That contentment would gradually erode, however, and give way to apathy and disillusionment. What caused public opinion to swerve has a simple umbrella term: the “Zuma years”. The subject of a much-publicised rape trial, implicated in multiple corruption scandals and later the figurehead of state-capture allegations, to many people former president Jacob Zuma epitomised the flaws of a system that does not enable its voters to directly elect its leaders. A feeling of helplessness pervaded the electorate.

“A much-stronger argument emerged that you need to loosen the grip of political parties on MPs,” says Ndletyana. “The way MPs behave, you can see that their performance is geared towards pleasing party bosses more than doing things that would benefit the public as a whole. Zuma became a real spark to that debate. We should have looked at it earlier, but we needed to have a Zuma character really to convince us of the necessity of this view.”

Government malfeasance may have not only shattered trust in our leaders, but the very system that propped them up. Over the past few years, we have seen a number of surveys and research studies emerging that support the anecdotal evidence that we’re losing faith in the political process. One such report released by Afrobarometer in July found that only 54% of South Africans believe that democracy is preferable to any other form of government. This is a 16% drop in less than a decade and places the country near the bottom of the 34 surveyed — only Lesotho, Madagascar, Tunisia and Eswatini are worse off. Satisfaction with how democracy is working has also declined significantly: from 60% in 2011, to 42% in 2018. 

What arrives next

Whichever way you cut the numbers, it is clear that the nation is only growing increasingly frustrated with the manner in which our positions of power are filled; appreciating that reality helps us understand the “why now” aspect of the Constitutional Court ruling. Answering “what next” is far trickier.

Predictions have travelled the full political gamut over the past two months. Although Mosiuoa Lekota and Mmusi Maimane raised their fists on Constitutional Hill in praise of a new democratic era, other commentators have been quick to offer sobering suggestions that this does not mean exactly what some wish it did. 

Lecturer and political analyst Sithembile Mbete, for instance, has pointed out that the NNM application specifically looked to address the constitutional right to freedom of association and the right to run for office, the finding in their favour was thus not an indictment of our political system. Former DA city councillor Jordan Griffiths, meanwhile, argues that independent candidates who have contested office elsewhere in the world and at municipal level have rarely fared well, so it would be unreasonable to expect them to make much of a dent on the established order. There is also the fact that anyone standing on their own will invariably lack the resources and institutional support of their counterparts in party structures. 

We can also almost certainly discount the notion that South Africans will be able to directly elect a president. Again, we have a parliamentary system — meaning the president is chosen by the legislature. The same rules would apply for an independent candidate to fill the highest position in the land and, naturally, he or she would not enjoy the support of MPs aligned to their own factions.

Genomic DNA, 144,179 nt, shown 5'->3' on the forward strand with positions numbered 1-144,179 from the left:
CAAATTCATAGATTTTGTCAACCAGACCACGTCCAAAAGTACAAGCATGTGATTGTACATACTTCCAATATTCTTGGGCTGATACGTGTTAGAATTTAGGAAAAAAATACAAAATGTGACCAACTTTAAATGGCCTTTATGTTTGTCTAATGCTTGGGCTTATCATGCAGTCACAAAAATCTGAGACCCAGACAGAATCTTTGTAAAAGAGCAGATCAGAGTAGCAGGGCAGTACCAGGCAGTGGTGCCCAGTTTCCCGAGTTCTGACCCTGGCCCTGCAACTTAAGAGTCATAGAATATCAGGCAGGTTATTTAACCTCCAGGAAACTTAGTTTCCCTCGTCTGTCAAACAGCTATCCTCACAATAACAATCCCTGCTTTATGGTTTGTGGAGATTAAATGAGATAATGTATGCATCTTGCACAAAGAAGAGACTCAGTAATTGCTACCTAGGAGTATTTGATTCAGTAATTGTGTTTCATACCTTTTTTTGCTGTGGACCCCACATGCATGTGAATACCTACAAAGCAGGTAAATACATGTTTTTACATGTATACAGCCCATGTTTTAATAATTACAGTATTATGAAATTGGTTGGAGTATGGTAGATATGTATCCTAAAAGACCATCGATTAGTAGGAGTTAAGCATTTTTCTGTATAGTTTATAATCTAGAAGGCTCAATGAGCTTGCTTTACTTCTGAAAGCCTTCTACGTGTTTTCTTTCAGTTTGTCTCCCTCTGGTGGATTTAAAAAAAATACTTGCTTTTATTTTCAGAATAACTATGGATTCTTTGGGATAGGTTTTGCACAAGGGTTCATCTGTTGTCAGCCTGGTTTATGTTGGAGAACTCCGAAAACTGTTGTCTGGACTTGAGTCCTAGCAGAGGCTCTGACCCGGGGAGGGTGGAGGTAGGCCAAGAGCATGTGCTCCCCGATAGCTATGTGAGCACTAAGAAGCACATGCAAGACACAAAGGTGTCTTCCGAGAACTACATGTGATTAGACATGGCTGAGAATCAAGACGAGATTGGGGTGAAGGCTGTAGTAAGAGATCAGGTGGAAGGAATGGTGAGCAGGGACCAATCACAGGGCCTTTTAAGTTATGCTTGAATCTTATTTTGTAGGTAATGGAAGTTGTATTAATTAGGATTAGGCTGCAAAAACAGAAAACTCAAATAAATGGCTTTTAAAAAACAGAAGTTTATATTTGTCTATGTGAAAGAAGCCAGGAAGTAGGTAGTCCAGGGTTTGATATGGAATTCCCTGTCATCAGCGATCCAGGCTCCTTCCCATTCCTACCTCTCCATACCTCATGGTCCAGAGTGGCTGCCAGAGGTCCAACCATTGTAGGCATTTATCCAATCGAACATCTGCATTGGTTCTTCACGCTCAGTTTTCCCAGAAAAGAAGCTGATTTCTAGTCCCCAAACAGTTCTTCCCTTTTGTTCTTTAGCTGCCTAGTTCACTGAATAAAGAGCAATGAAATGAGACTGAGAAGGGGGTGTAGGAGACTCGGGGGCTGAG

For that to change we would have to switch to a presidential system — as used in the United States, for example — which would see the main ballot cast for candidates and not parties. MPs simply have no reason to go this route and surrender their position of power. If they did, it’s perfectly conceivable that a figure such as Patrice Motsepe, to throw out an example of someone who has established popularity and wealth, runs a successful campaign with or without the blessing of the ANC or any other organisation.

I also said to them that it would be good to look into who should elect a president in this country, as opposed to relying only on 5000 delegates in a conference taking decisions on behalf of a population of 57-million”

Bantu Holomisa
Bantu Holomisa (Photo by GULSHAN KHAN / AFP)

Which doesn’t mean the idea won’t be entertained. United Democratic Movement leader Bantu Holomisa, for one, says he is pushing for an amendment that would give the people a greater say of who sits atop the executive. He has written a letter to the Electoral Commission of South Africa (IEC) asking that the body engage party leaders on this issue, but says it has pooh-poohed the idea.

“I said they should invite party leaders to a meeting and we discuss the implications of the Constitutional Court ruling,” he tells the M&G. “When are we starting to prepare for this? I also said to them that it would be good to look into who should elect a president in this country, as opposed to relying only on 5 000 delegates in a conference taking decisions on behalf of a population of 57-million. It’s not fair. We need separate legislation to deal with a seperate election of a president.”

Parliament, for its part, has so far indicated that it will engage all positions on the matter throughout the course of the process. To open a July sitting of the portfolio committee on home affairs — the arm that will be responsible for amending the Act — chairperson Bongani Bongo reiterated that the Electoral Act was instituted during the founding of democracy for a specific purpose and under unique conditions. Political systems are an evolving beast, he said; not even the trias politica — the separation of powers model — should be considered sacrosanct.

The purpose of the meeting was to hear a presentation by the IEC, which had volunteered to provide input wherever it could (Bongo, though, was keen to stress that the chapter nine institution by no means has any actual say in the decision). The IEC proceeded to break down the types of systems in use around the world and provide an elections 101 breakdown.